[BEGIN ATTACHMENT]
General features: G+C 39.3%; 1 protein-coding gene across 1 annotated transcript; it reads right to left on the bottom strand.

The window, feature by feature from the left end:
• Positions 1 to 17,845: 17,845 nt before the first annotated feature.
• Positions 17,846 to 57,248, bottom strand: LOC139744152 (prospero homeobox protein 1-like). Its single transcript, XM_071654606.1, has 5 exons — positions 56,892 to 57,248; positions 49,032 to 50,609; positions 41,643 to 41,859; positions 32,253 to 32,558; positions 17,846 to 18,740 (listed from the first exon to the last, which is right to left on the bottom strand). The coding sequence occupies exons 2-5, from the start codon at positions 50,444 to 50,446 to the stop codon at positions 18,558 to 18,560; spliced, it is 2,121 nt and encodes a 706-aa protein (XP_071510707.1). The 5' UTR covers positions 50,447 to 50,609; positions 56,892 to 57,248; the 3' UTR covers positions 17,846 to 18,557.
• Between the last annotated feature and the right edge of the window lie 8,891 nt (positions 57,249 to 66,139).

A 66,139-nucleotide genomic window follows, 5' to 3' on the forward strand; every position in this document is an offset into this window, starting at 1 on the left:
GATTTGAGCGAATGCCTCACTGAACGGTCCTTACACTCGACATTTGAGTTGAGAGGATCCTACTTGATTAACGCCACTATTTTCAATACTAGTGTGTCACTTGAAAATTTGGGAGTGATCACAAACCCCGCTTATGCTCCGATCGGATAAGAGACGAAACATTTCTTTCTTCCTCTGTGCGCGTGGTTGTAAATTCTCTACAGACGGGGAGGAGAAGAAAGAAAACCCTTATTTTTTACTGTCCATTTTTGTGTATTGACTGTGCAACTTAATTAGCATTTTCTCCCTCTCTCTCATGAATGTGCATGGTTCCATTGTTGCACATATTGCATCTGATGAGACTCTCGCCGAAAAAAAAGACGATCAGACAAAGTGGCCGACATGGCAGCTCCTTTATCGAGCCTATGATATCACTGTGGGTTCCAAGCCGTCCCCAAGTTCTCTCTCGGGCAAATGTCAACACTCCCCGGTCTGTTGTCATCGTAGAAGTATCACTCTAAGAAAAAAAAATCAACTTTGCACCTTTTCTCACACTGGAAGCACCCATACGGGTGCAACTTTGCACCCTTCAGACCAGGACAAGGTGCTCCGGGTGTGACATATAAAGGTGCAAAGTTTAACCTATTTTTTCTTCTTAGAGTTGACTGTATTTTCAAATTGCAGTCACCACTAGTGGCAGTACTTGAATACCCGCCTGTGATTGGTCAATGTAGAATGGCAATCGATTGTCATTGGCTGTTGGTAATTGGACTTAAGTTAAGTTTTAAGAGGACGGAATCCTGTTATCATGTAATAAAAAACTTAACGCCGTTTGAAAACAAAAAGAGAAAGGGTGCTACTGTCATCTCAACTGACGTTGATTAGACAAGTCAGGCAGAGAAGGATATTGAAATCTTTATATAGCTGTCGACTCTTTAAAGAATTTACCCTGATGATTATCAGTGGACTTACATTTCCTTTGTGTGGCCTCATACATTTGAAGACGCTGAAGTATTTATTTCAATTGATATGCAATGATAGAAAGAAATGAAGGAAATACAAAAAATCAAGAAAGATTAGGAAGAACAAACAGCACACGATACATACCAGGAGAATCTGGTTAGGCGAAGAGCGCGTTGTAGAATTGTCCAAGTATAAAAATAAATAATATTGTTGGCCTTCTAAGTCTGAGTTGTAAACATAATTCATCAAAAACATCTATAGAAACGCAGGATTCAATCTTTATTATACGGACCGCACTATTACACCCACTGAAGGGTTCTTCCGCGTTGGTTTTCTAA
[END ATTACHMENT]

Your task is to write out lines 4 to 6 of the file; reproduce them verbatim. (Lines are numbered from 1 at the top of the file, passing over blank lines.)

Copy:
• Positions 17,846 to 57,248, bottom strand: LOC139744152 (prospero homeobox protein 1-like). Its single transcript, XM_071654606.1, has 5 exons — positions 56,892 to 57,248; positions 49,032 to 50,609; positions 41,643 to 41,859; positions 32,253 to 32,558; positions 17,846 to 18,740 (listed from the first exon to the last, which is right to left on the bottom strand). The coding sequence occupies exons 2-5, from the start codon at positions 50,444 to 50,446 to the stop codon at positions 18,558 to 18,560; spliced, it is 2,121 nt and encodes a 706-aa protein (XP_071510707.1). The 5' UTR covers positions 50,447 to 50,609; positions 56,892 to 57,248; the 3' UTR covers positions 17,846 to 18,557.
• Between the last annotated feature and the right edge of the window lie 8,891 nt (positions 57,249 to 66,139).

A 66,139-nucleotide genomic window follows, 5' to 3' on the forward strand; every position in this document is an offset into this window, starting at 1 on the left: